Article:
Furthermore, it is not known if this impact was an isolated event, or part of an intense period of impacts. Comet showers are brief periods of intense comet impacts predicted by J. Hills in 1981. He showed that such a shower, bringing 109 or more comets into the inner solar system, would result if a star passed close to the Oort comet cloud. In 1984 we showed that the effect of a comet storm might be to give an illusion of an extended extinction period, perhaps accounting for the widely-held belief that the mass extinctions were extended in time rather than abrupt. A series of impacts taking place in a 1-million year period would give a series of extinctions, "stepwise," according to a later terminology, which if not recognized would look like a gradual extinction over the same period. Soon afterwards several extinctions were analyzed according to this model, and the stepwise extinction pattern was seen as consistent with the data.
In 1984, paleontologists Raup and Sepkoski analyzed the marine extinction data over the past 250 Myr and found a distinct periodicity of about 26 Myr. Alvarez and Muller analyzed the cratering record on the Earth and found a periodicity of about 30 Myr. However, the small number of well-dated terrestrial impacts means that this result is somewhat ambiguous. If these periodicities exist and if they are linked, our views on the evolution of life would be profoundly affected.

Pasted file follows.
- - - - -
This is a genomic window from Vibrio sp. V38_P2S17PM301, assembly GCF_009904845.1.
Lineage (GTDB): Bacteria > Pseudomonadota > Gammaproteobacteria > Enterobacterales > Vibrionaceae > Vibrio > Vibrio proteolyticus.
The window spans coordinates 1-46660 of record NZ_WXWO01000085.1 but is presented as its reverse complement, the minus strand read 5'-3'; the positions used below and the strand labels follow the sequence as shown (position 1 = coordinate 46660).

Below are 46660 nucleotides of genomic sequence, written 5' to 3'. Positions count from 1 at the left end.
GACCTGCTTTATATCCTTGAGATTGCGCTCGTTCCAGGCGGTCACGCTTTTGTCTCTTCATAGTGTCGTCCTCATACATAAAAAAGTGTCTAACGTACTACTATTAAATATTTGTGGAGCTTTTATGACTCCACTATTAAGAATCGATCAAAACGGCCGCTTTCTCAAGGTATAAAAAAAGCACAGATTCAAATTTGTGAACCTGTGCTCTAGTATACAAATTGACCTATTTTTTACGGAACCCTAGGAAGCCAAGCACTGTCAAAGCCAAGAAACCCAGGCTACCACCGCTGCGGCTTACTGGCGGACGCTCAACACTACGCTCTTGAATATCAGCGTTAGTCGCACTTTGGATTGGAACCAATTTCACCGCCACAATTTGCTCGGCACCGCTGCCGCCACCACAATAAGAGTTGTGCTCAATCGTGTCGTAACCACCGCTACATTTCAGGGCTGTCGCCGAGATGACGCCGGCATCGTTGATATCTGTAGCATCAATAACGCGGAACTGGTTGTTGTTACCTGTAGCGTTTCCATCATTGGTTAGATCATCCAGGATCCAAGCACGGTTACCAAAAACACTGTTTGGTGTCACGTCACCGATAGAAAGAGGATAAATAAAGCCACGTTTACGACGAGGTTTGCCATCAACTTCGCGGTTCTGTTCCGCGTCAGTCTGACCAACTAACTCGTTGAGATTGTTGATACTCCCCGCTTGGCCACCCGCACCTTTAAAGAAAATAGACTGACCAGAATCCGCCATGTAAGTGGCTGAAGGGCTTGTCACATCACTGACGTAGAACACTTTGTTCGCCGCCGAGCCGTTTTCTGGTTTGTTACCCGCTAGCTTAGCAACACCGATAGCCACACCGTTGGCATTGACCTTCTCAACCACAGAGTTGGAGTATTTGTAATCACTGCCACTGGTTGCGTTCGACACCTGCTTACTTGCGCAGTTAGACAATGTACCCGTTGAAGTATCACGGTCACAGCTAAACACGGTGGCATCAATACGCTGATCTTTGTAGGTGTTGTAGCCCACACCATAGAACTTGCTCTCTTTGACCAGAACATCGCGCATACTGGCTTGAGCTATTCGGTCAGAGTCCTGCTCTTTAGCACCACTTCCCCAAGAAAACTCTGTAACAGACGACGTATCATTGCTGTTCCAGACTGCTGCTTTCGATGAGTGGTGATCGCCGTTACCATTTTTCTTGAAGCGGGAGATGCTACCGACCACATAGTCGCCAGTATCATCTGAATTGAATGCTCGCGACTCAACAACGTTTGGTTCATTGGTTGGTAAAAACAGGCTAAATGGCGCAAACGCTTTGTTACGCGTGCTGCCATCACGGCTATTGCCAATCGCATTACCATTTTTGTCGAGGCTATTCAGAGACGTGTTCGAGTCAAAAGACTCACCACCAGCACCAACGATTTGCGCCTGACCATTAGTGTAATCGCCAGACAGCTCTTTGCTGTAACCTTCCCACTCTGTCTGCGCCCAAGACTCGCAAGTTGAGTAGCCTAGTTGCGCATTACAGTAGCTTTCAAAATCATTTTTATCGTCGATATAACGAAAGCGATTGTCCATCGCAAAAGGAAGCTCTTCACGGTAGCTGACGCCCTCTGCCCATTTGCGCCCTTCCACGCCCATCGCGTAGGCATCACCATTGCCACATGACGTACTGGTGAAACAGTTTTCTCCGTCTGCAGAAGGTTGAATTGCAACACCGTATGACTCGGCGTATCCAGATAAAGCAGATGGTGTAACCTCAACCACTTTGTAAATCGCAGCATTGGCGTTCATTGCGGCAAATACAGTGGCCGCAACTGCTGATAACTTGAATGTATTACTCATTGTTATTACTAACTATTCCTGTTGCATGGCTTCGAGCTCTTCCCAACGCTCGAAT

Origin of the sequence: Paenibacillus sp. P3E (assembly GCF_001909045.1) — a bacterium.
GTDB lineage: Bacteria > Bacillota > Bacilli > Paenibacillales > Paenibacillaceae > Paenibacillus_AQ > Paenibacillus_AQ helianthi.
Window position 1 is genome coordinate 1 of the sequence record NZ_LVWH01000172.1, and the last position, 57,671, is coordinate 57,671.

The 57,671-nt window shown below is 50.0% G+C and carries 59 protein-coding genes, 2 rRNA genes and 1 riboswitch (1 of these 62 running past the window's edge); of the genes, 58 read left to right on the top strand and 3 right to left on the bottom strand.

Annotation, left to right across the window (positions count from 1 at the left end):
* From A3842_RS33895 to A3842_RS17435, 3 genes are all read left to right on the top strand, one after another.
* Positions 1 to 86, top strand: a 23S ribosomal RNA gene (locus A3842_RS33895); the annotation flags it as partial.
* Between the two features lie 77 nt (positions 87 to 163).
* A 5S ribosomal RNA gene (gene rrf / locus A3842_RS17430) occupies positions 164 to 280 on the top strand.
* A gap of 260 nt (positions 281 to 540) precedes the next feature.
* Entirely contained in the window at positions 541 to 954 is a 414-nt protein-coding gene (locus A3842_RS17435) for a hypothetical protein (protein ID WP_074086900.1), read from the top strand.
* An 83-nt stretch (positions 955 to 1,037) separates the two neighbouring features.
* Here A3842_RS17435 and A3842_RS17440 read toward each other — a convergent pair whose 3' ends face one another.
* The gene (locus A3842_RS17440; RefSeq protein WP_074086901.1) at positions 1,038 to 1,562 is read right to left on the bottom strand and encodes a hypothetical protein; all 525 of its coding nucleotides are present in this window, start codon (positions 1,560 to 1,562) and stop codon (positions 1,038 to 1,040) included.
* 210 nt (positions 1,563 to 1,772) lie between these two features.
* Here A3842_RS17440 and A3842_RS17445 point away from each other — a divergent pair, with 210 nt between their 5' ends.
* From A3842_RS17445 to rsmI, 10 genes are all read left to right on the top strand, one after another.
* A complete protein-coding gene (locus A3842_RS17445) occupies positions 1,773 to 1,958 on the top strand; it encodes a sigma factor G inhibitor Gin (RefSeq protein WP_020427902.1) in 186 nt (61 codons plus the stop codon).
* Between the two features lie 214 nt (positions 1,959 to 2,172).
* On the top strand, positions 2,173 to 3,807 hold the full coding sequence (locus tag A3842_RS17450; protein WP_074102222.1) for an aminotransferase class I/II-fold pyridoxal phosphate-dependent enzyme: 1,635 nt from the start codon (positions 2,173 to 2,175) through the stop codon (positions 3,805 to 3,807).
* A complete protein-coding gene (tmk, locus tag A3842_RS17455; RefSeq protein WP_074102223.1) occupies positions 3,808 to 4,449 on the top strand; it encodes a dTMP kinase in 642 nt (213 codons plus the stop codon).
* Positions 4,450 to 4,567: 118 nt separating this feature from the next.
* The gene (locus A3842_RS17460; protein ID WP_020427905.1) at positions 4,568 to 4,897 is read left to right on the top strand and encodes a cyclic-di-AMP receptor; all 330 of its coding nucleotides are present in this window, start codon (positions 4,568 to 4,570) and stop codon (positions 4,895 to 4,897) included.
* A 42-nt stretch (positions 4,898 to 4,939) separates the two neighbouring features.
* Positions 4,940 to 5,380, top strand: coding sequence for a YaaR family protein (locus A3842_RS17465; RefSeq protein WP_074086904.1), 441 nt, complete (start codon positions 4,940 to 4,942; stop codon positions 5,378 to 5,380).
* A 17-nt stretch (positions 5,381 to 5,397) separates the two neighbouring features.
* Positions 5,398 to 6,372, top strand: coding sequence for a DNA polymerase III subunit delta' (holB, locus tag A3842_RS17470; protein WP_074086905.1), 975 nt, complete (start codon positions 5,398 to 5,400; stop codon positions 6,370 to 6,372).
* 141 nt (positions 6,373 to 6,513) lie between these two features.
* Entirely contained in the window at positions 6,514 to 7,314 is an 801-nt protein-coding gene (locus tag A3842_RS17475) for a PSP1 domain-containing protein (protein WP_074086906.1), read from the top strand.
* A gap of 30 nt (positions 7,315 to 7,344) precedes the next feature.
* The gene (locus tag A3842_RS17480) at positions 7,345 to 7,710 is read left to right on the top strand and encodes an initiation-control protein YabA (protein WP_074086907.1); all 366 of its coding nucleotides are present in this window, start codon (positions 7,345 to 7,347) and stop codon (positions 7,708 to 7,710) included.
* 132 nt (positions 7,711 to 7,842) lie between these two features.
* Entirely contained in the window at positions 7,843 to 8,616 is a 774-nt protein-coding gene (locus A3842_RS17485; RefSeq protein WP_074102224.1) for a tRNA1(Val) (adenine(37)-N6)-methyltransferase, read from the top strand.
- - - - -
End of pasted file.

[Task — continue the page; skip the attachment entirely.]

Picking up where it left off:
As mentioned above, the terrestrial cratering record is not well preserved. The Moon, however, preserves craters much better than the Earth. This led to Horz's suggestion that we sample the impact glasses from several hundred craters on the moon during another series of lunar exploration. Our proposal is to analyze the glass spherules formed in impacts on the moon, which, while providing similar data, has the substantial advantage of not requiring further lunar missions. The second goal of our project, therefore, is to search for the presence of structure, such as peaks created by comet showers. One of the most interesting results that we can anticipate would be the discovery of clusters of impacts, perhaps one centered about 65 Ma, or 250 Ma at the time of the Permian-Triassic extinctions. Perhaps we could eventually see a series of such events, separated in time by the 26 Myr that Raup and Sepkoski have found in the mass extinctions on the Earth.